Beijing coronavirus outbreak: what can we learn from China’s response to feared ‘second wave’?
City bosses reimpose lockdown as Covid-19 returns
Beijing has entered a second lockdown after almost 80 new cases of coronavirus were confirmed in the city following more than 50 days without a new infection.
“The risk of the epidemic spreading is very high, so we should take resolute and decisive measures,” a city government spokesperson said on Monday, after announcing that the Chinese capital has entered “an extraordinary period”.
What is happening in Beijing?
China’s National Health Commission confirmed one new Covid-19 case on Thursday, six on Friday, 36 on Saturday, and a further 36 on Sunday, reports the BBC.
The fresh outbreak came after more than seven weeks without any new confirmed infections. Three other provinces - Liaoning, Hebei and Sichuan - have also reported confirmed or suspected cases connected to Beijing.
How did the new outbreak start?
The new infections have been linked to the Xinfadi wholesale food market, in Beijing’s southern Fengtai district.
The virus was detected on chopping boards there used for imported salmon, prompting the authorities to shut down the market on Friday as local supermarkets pulled the fish from their shelves, reports the Chinese state-run Global Times.
Samples taken from the market have shown traces of the virus on both imported fish and meat, reports The Guardian.
The chief epidemiologist of China’s Centre for Disease Control and Prevention, Zeng Guang, has told state media that the coronavirus strain found in Beijing is not the same as that circulating in the rest of the country.
“It is found that the virus came from Europe and the preliminary assessment is that the virus came from overseas. But it is not clear how the virus came into this market,” added Yang Peng, an epidemiologist with the Beijing city government.
What are the authorities doing?
Around 10,000 staff at the Xinfadi market are being tested for Covid-19, and lockdown restrictions were imposed in 11 surrounding neighbourhoods following the closure of the site on Friday.
On Monday, another ten neighbourhoods around the market were restricted, according to state media. No visitors or deliveries are allowed in the affected communities, but residents can come and go.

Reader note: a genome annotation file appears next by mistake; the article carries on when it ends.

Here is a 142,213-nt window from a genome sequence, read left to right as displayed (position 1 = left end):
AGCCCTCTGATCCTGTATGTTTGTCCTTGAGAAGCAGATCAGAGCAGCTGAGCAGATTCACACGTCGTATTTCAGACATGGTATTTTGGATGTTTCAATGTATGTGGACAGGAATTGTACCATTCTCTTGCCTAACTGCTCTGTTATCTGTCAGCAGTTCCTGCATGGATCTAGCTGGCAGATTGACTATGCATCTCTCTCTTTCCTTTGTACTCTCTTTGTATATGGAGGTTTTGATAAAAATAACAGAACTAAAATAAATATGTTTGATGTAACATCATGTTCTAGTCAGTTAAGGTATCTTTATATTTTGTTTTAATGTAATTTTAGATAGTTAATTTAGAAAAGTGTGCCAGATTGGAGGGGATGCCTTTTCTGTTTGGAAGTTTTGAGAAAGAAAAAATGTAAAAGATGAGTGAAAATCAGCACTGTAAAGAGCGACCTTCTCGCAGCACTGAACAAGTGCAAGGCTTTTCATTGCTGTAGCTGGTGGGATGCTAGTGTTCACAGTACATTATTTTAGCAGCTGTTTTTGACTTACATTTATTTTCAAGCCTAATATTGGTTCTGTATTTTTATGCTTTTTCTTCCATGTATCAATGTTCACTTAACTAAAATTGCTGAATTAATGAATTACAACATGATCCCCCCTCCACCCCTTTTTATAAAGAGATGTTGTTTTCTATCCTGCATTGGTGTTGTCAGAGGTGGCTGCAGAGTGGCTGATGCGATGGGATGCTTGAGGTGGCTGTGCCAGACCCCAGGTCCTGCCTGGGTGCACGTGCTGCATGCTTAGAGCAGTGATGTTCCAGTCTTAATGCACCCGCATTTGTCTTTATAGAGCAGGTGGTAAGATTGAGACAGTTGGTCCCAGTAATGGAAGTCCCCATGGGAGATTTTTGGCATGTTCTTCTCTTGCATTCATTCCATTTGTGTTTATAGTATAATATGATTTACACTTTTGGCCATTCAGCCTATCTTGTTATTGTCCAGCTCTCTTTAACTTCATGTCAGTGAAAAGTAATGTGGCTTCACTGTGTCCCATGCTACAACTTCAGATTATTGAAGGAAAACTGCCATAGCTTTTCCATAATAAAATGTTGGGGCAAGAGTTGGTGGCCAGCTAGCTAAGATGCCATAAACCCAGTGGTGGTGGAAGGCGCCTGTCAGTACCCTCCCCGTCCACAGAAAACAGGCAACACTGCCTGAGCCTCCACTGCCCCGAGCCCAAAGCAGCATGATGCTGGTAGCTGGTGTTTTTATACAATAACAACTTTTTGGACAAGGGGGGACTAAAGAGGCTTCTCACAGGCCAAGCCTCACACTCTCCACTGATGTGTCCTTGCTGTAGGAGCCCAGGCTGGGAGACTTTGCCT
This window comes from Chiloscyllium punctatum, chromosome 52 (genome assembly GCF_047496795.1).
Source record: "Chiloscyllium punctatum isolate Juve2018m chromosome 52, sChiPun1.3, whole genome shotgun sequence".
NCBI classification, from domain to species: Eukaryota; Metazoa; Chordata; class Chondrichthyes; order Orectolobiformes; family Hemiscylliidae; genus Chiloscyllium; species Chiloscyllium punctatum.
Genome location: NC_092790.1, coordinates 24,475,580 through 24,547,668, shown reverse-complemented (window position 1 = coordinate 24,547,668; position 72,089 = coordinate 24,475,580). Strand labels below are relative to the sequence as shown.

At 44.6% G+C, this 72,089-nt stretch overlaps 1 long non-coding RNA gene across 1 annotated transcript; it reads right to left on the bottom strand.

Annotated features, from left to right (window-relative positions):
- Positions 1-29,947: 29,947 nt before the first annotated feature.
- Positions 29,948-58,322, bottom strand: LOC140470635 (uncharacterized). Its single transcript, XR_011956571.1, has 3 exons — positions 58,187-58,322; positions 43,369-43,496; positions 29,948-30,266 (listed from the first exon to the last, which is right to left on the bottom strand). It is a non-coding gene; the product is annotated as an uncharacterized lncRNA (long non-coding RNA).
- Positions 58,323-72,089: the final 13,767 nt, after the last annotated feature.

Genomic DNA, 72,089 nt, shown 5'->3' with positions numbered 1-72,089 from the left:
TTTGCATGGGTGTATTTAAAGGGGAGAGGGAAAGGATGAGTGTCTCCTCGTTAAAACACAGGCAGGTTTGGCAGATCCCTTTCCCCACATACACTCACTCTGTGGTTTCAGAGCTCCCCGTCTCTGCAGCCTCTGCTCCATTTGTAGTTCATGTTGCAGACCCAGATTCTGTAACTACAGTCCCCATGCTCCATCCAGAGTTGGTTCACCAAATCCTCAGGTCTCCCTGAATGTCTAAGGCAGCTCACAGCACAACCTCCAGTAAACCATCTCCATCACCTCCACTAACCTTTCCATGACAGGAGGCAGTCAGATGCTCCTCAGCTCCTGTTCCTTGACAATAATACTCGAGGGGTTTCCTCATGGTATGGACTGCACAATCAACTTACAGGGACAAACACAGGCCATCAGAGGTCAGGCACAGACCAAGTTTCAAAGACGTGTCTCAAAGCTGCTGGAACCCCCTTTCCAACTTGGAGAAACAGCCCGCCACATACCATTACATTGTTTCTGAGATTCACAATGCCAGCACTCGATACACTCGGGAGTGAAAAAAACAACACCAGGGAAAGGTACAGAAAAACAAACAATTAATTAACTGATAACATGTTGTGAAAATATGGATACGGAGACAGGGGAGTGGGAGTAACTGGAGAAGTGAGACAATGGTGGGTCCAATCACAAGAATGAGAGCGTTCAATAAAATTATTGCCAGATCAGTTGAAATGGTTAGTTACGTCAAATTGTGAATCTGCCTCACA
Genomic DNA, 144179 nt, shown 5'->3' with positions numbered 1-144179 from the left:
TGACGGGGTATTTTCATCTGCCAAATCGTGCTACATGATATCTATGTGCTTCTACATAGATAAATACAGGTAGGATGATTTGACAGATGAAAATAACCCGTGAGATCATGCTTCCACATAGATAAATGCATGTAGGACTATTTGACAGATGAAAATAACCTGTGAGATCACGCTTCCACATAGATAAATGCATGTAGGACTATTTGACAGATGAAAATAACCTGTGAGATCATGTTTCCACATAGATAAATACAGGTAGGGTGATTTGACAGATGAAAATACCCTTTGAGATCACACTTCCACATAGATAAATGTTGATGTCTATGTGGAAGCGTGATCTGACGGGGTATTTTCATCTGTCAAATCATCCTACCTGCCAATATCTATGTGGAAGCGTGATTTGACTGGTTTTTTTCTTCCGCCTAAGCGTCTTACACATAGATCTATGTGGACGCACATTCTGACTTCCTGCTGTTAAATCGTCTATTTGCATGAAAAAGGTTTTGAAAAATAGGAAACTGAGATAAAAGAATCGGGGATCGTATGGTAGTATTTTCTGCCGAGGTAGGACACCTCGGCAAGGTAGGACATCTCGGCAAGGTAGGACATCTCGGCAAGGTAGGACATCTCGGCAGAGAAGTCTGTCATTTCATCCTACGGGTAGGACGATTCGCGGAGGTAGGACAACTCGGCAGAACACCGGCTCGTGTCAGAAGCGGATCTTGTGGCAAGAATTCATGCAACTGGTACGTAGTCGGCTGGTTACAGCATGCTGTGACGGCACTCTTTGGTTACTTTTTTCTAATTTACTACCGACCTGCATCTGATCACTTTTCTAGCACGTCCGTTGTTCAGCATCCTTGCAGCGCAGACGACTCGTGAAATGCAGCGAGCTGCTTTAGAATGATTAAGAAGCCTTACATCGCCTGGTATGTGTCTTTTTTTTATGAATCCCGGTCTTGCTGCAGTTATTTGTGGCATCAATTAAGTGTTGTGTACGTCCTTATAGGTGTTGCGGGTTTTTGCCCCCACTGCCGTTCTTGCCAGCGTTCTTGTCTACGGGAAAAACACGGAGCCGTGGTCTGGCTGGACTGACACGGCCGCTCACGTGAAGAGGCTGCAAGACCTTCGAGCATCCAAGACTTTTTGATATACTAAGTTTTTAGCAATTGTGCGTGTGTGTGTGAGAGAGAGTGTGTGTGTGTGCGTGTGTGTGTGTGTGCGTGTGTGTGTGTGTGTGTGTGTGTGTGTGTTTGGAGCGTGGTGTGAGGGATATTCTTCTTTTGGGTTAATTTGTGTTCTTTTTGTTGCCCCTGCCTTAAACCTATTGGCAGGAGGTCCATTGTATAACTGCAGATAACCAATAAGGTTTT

Schools and nurseries near the market have also been ordered to shut, and the re-opening of primary schools in the city, originally scheduled for today, has been postponed, reports the Global Times.
In addition, three people have been sacked: the general manager of the market, the deputy head of the Fengtai district government, and the local party secretary for Fengtai’s Huaxiang township.
And the authorities have ordered all companies to tell any employees who have visited the Xinfadi market, or had contact with people who have, to quarantine at home for 14 days. Officials say that as of Sunday, more than 70,000 people linked to the market had been tested for the virus, of whom 59 are confirmed to be infected.
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Is this a second wave?
The number of reported new cases “may not sound huge at the moment”, says the BBC’s China correspondent Stephen McDonnell, but “after more than 50 days with no cases at all, the authorities [in Beijing] are worried this could easily turn into a full-blown coronavirus second wave in the city”.
Al Jazeera reports that officials “are calling for increased testing and sampling to prevent the virus from spreading”.
But not everyone seems worried. On Sunday, Global Times editor Hu Xijin tweeted: “There is no way Beijing becomes Wuhan 2.0
“The world will see China’s powerful capacity in controlling the epidemic, including government’s strong leadership, respect to science, public’s willingness to cooperate and nationwide coordination of control measures. We will win again.”